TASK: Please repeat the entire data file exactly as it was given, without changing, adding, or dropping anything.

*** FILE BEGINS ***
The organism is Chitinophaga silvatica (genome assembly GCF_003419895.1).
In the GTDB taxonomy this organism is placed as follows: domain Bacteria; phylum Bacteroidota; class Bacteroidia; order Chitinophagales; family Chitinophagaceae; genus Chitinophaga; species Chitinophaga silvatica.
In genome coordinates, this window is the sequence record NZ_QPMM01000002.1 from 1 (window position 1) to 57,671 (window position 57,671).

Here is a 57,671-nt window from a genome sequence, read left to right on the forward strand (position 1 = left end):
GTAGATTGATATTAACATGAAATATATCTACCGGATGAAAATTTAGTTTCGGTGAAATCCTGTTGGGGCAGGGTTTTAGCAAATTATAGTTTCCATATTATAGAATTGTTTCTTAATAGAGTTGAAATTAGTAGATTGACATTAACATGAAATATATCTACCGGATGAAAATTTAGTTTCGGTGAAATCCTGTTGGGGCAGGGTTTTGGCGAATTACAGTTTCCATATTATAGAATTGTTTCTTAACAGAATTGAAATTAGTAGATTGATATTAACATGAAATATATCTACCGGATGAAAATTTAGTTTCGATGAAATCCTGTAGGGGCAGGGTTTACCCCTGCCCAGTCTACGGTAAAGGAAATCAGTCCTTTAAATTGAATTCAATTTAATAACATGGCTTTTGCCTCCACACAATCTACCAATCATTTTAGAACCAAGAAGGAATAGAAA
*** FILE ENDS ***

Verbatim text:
The organism is Chitinophaga silvatica (genome assembly GCF_003419895.1).
In the GTDB taxonomy this organism is placed as follows: domain Bacteria; phylum Bacteroidota; class Bacteroidia; order Chitinophagales; family Chitinophagaceae; genus Chitinophaga; species Chitinophaga silvatica.
In genome coordinates, this window is the sequence record NZ_QPMM01000002.1 from 1 (window position 1) to 57,671 (window position 57,671).

Here is a 57,671-nt window from a genome sequence, read left to right on the forward strand (position 1 = left end):
GTAGATTGATATTAACATGAAATATATCTACCGGATGAAAATTTAGTTTCGGTGAAATCCTGTTGGGGCAGGGTTTTAGCAAATTATAGTTTCCATATTATAGAATTGTTTCTTAATAGAGTTGAAATTAGTAGATTGACATTAACATGAAATATATCTACCGGATGAAAATTTAGTTTCGGTGAAATCCTGTTGGGGCAGGGTTTTGGCGAATTACAGTTTCCATATTATAGAATTGTTTCTTAACAGAATTGAAATTAGTAGATTGATATTAACATGAAATATATCTACCGGATGAAAATTTAGTTTCGATGAAATCCTGTAGGGGCAGGGTTTACCCCTGCCCAGTCTACGGTAAAGGAAATCAGTCCTTTAAATTGAATTCAATTTAATAACATGGCTTTTGCCTCCACACAATCTACCAATCATTTTAGAACCAAGAAGGAATAGAAA